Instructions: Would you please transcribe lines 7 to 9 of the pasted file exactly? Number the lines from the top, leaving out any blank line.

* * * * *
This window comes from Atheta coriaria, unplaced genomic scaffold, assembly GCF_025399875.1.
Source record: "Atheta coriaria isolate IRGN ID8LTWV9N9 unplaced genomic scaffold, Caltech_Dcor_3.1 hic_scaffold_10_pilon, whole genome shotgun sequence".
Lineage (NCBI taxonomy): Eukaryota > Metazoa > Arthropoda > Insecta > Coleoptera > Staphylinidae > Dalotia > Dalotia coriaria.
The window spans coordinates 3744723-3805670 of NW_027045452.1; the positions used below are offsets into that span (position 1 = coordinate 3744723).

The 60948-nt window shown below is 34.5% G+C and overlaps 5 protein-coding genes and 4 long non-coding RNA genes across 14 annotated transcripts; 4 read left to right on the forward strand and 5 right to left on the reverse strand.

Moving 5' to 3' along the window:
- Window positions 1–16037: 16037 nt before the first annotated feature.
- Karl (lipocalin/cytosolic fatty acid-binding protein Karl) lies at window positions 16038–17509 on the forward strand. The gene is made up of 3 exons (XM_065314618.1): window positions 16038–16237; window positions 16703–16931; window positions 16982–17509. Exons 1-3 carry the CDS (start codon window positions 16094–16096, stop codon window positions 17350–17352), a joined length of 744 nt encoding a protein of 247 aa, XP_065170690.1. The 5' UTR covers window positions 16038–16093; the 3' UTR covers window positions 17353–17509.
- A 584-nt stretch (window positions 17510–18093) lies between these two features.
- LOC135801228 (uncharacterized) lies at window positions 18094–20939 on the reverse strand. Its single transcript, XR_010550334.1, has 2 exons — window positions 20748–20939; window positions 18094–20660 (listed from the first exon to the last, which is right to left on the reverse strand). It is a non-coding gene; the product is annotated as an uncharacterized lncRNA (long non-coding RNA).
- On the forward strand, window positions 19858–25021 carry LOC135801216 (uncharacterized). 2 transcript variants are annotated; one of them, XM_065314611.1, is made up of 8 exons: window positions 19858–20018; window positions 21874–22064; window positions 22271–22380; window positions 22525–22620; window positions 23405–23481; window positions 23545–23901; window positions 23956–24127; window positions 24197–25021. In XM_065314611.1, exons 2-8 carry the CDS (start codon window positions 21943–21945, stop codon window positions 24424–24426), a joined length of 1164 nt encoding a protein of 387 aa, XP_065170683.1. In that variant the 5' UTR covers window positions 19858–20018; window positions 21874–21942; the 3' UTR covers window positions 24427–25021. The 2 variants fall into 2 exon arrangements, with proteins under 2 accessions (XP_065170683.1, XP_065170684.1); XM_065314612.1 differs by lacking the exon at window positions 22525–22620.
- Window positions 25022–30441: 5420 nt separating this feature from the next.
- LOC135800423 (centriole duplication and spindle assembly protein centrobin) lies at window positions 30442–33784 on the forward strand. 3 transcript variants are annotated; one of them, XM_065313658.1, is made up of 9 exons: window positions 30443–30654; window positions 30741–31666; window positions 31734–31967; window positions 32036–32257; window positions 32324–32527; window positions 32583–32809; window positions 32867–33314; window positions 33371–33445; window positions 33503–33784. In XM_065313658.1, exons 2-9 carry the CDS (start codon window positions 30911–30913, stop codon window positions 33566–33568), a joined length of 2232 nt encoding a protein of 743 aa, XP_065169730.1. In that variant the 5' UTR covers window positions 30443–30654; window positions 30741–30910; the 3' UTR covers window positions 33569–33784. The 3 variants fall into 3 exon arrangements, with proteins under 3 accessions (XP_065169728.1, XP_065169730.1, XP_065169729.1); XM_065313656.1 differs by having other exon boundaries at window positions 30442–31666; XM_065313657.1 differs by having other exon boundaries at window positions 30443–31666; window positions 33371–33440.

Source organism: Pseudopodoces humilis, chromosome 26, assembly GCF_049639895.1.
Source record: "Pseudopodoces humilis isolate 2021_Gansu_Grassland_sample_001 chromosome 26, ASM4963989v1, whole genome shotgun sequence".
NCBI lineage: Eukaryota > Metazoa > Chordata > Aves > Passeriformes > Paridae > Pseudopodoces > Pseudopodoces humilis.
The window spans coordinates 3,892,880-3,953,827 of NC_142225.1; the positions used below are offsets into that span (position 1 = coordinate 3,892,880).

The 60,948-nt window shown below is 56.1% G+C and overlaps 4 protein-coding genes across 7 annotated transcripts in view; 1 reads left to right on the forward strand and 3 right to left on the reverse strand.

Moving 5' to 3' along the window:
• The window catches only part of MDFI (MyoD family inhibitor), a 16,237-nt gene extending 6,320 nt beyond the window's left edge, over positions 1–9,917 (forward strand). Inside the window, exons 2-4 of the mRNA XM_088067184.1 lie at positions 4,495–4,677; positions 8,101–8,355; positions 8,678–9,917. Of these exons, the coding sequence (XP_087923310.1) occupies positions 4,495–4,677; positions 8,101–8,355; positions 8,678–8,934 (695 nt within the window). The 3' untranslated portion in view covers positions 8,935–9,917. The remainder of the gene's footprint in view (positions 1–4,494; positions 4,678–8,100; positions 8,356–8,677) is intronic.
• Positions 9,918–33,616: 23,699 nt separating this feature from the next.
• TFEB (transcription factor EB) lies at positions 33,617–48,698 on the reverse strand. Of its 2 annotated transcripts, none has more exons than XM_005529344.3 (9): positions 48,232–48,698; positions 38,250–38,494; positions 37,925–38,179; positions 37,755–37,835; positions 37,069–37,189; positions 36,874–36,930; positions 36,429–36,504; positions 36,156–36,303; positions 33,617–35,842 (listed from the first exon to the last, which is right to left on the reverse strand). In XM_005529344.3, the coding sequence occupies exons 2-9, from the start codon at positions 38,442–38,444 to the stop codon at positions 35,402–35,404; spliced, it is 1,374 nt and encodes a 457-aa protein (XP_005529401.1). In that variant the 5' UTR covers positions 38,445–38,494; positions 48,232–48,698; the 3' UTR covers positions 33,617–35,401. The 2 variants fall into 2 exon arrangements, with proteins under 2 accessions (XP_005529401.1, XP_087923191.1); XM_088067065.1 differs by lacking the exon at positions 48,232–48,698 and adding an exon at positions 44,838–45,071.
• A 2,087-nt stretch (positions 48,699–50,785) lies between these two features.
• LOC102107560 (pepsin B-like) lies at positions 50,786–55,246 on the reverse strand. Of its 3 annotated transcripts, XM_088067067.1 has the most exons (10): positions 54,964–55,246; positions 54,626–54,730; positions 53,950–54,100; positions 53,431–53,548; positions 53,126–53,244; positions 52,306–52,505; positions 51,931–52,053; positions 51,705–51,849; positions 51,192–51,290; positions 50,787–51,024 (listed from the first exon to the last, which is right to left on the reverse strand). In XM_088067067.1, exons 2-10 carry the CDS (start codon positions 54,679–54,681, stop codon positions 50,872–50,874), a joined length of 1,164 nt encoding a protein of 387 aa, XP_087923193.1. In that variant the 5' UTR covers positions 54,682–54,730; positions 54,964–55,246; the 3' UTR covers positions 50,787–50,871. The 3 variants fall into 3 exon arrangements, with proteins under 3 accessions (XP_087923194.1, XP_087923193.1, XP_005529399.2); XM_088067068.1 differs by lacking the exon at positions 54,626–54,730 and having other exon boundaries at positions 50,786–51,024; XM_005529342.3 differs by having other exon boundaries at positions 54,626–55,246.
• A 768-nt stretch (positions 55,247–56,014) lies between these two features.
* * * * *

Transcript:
- Window positions 1–16037: 16037 nt before the first annotated feature.
- Karl (lipocalin/cytosolic fatty acid-binding protein Karl) lies at window positions 16038–17509 on the forward strand. The gene is made up of 3 exons (XM_065314618.1): window positions 16038–16237; window positions 16703–16931; window positions 16982–17509. Exons 1-3 carry the CDS (start codon window positions 16094–16096, stop codon window positions 17350–17352), a joined length of 744 nt encoding a protein of 247 aa, XP_065170690.1. The 5' UTR covers window positions 16038–16093; the 3' UTR covers window positions 17353–17509.
- A 584-nt stretch (window positions 17510–18093) lies between these two features.